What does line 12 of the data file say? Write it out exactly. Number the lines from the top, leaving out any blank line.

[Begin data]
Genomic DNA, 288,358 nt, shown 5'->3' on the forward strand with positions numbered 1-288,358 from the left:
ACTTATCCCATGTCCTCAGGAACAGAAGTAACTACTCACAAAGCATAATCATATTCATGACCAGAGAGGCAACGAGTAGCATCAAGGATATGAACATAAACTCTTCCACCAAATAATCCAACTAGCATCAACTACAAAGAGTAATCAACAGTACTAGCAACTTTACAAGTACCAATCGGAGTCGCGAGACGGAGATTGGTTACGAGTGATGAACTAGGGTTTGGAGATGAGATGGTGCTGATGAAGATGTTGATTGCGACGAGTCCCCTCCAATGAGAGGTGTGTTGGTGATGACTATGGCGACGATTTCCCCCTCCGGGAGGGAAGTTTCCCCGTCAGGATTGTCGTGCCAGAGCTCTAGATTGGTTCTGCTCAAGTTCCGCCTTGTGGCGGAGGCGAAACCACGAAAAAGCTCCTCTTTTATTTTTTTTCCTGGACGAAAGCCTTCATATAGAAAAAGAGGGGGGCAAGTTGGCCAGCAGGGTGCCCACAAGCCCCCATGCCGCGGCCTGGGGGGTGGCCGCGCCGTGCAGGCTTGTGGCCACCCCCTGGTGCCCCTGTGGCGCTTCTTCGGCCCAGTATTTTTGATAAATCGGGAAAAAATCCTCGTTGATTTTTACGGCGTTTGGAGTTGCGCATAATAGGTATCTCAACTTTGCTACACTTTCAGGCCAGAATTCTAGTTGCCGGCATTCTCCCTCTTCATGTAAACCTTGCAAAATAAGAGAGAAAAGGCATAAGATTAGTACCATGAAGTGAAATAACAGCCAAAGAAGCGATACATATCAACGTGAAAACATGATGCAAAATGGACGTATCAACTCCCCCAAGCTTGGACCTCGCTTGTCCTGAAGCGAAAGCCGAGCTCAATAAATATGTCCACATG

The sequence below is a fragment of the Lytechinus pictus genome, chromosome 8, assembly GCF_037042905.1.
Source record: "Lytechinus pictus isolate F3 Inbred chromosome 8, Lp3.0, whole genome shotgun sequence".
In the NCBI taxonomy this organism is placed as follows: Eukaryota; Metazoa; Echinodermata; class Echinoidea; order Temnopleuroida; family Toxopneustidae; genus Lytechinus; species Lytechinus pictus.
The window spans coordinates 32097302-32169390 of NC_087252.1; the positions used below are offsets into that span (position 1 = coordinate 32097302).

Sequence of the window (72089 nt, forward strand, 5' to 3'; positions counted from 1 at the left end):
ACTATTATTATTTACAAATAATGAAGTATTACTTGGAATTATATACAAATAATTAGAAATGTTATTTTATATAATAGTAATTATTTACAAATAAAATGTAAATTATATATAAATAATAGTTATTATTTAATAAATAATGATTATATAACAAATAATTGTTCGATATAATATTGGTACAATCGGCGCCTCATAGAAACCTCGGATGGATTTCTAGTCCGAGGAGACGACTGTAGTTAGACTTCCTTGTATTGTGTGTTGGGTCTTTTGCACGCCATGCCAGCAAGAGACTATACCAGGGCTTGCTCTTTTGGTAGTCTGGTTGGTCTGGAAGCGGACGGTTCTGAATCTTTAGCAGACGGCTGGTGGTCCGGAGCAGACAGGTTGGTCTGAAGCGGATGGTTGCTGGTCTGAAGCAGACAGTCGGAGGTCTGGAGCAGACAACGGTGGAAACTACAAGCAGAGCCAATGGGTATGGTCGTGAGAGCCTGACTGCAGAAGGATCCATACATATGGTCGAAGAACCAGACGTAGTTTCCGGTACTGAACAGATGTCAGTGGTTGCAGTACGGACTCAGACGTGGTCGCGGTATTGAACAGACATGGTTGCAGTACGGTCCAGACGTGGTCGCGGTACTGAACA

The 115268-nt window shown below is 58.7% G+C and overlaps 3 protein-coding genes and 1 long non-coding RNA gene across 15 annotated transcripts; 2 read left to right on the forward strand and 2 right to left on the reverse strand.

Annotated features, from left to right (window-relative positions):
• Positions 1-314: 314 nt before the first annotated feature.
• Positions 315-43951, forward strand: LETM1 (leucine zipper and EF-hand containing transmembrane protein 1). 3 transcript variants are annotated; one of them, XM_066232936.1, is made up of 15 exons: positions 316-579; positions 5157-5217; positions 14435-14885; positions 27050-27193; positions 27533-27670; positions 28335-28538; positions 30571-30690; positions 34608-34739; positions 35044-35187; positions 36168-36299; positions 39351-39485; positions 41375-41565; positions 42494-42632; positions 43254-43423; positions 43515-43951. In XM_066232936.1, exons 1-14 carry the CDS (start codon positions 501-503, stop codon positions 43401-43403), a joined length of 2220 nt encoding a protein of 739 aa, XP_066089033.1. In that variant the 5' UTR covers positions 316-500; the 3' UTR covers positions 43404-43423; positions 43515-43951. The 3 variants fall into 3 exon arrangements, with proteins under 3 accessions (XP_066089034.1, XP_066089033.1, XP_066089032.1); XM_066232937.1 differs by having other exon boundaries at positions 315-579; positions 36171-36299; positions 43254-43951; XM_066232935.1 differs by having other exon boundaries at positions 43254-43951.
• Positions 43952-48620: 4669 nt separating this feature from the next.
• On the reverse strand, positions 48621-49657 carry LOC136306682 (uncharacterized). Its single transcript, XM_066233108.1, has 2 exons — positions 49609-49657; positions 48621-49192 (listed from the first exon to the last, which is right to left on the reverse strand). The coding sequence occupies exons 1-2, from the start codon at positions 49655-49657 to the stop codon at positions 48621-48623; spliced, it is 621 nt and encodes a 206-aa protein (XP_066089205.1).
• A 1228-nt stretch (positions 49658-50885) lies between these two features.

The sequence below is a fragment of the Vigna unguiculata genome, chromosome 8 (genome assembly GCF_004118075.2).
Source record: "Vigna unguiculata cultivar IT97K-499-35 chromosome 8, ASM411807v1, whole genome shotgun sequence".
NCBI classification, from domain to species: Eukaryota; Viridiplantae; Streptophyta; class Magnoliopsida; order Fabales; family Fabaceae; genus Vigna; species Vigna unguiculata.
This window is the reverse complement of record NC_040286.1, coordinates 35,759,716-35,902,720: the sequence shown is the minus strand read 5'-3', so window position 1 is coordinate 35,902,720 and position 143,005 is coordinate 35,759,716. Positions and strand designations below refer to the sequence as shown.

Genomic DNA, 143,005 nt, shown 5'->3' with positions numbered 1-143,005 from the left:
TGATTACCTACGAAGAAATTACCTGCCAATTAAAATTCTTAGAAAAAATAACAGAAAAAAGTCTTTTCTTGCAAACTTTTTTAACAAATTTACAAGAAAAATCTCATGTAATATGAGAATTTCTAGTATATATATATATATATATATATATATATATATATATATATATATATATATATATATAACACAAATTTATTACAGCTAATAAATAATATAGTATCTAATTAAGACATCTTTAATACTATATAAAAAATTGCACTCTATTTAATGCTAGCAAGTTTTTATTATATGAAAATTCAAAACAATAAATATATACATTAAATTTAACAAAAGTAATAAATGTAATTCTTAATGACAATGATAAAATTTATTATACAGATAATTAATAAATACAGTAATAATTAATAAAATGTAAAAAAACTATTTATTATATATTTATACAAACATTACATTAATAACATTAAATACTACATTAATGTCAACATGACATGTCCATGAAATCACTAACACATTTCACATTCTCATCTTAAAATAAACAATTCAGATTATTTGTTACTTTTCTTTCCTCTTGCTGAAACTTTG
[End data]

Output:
• Positions 315-43951, forward strand: LETM1 (leucine zipper and EF-hand containing transmembrane protein 1). 3 transcript variants are annotated; one of them, XM_066232936.1, is made up of 15 exons: positions 316-579; positions 5157-5217; positions 14435-14885; positions 27050-27193; positions 27533-27670; positions 28335-28538; positions 30571-30690; positions 34608-34739; positions 35044-35187; positions 36168-36299; positions 39351-39485; positions 41375-41565; positions 42494-42632; positions 43254-43423; positions 43515-43951. In XM_066232936.1, exons 1-14 carry the CDS (start codon positions 501-503, stop codon positions 43401-43403), a joined length of 2220 nt encoding a protein of 739 aa, XP_066089033.1. In that variant the 5' UTR covers positions 316-500; the 3' UTR covers positions 43404-43423; positions 43515-43951. The 3 variants fall into 3 exon arrangements, with proteins under 3 accessions (XP_066089034.1, XP_066089033.1, XP_066089032.1); XM_066232937.1 differs by having other exon boundaries at positions 315-579; positions 36171-36299; positions 43254-43951; XM_066232935.1 differs by having other exon boundaries at positions 43254-43951.